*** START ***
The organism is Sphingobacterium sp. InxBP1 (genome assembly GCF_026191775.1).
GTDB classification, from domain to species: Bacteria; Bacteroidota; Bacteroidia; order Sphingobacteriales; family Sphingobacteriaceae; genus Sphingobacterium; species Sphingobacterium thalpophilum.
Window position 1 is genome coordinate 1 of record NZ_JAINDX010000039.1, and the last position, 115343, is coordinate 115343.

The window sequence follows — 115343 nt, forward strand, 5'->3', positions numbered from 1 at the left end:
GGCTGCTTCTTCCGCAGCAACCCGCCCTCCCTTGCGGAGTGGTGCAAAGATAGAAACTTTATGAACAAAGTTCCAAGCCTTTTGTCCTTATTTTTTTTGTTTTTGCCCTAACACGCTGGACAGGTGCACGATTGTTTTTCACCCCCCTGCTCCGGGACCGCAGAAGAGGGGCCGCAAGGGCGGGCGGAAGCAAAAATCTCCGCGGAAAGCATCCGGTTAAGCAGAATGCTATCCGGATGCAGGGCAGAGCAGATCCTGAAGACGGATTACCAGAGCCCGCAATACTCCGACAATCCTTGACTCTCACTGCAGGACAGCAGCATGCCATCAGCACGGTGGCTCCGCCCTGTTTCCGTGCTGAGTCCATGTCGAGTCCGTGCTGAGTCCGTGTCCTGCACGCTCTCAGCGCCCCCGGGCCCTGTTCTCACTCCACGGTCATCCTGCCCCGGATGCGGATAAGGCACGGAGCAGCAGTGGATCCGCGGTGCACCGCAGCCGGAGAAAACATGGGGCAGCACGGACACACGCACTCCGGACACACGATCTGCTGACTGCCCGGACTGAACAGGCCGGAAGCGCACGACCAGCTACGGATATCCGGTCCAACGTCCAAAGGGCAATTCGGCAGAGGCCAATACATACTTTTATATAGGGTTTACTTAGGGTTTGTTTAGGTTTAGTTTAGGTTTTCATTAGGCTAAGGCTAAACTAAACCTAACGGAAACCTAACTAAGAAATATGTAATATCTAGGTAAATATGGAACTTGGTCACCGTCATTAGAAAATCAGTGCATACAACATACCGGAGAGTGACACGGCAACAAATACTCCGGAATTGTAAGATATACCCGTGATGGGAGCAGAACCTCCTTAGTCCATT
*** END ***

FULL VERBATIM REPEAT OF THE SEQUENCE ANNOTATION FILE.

The organism is Sphingobacterium sp. InxBP1 (genome assembly GCF_026191775.1).
GTDB classification, from domain to species: Bacteria; Bacteroidota; Bacteroidia; order Sphingobacteriales; family Sphingobacteriaceae; genus Sphingobacterium; species Sphingobacterium thalpophilum.
Window position 1 is genome coordinate 1 of record NZ_JAINDX010000039.1, and the last position, 115343, is coordinate 115343.

The window sequence follows — 115343 nt, forward strand, 5'->3', positions numbered from 1 at the left end:
GGCTGCTTCTTCCGCAGCAACCCGCCCTCCCTTGCGGAGTGGTGCAAAGATAGAAACTTTATGAACAAAGTTCCAAGCCTTTTGTCCTTATTTTTTTTGTTTTTGCCCTAACACGCTGGACAGGTGCACGATTGTTTTTCACCCCCCTGCTCCGGGACCGCAGAAGAGGGGCCGCAAGGGCGGGCGGAAGCAAAAATCTCCGCGGAAAGCATCCGGTTAAGCAGAATGCTATCCGGATGCAGGGCAGAGCAGATCCTGAAGACGGATTACCAGAGCCCGCAATACTCCGACAATCCTTGACTCTCACTGCAGGACAGCAGCATGCCATCAGCACGGTGGCTCCGCCCTGTTTCCGTGCTGAGTCCATGTCGAGTCCGTGCTGAGTCCGTGTCCTGCACGCTCTCAGCGCCCCCGGGCCCTGTTCTCACTCCACGGTCATCCTGCCCCGGATGCGGATAAGGCACGGAGCAGCAGTGGATCCGCGGTGCACCGCAGCCGGAGAAAACATGGGGCAGCACGGACACACGCACTCCGGACACACGATCTGCTGACTGCCCGGACTGAACAGGCCGGAAGCGCACGACCAGCTACGGATATCCGGTCCAACGTCCAAAGGGCAATTCGGCAGAGGCCAATACATACTTTTATATAGGGTTTACTTAGGGTTTGTTTAGGTTTAGTTTAGGTTTTCATTAGGCTAAGGCTAAACTAAACCTAACGGAAACCTAACTAAGAAATATGTAATATCTAGGTAAATATGGAACTTGGTCACCGTCATTAGAAAATCAGTGCATACAACATACCGGAGAGTGACACGGCAACAAATACTCCGGAATTGTAAGATATACCCGTGATGGGAGCAGAACCTCCTTAGTCCATT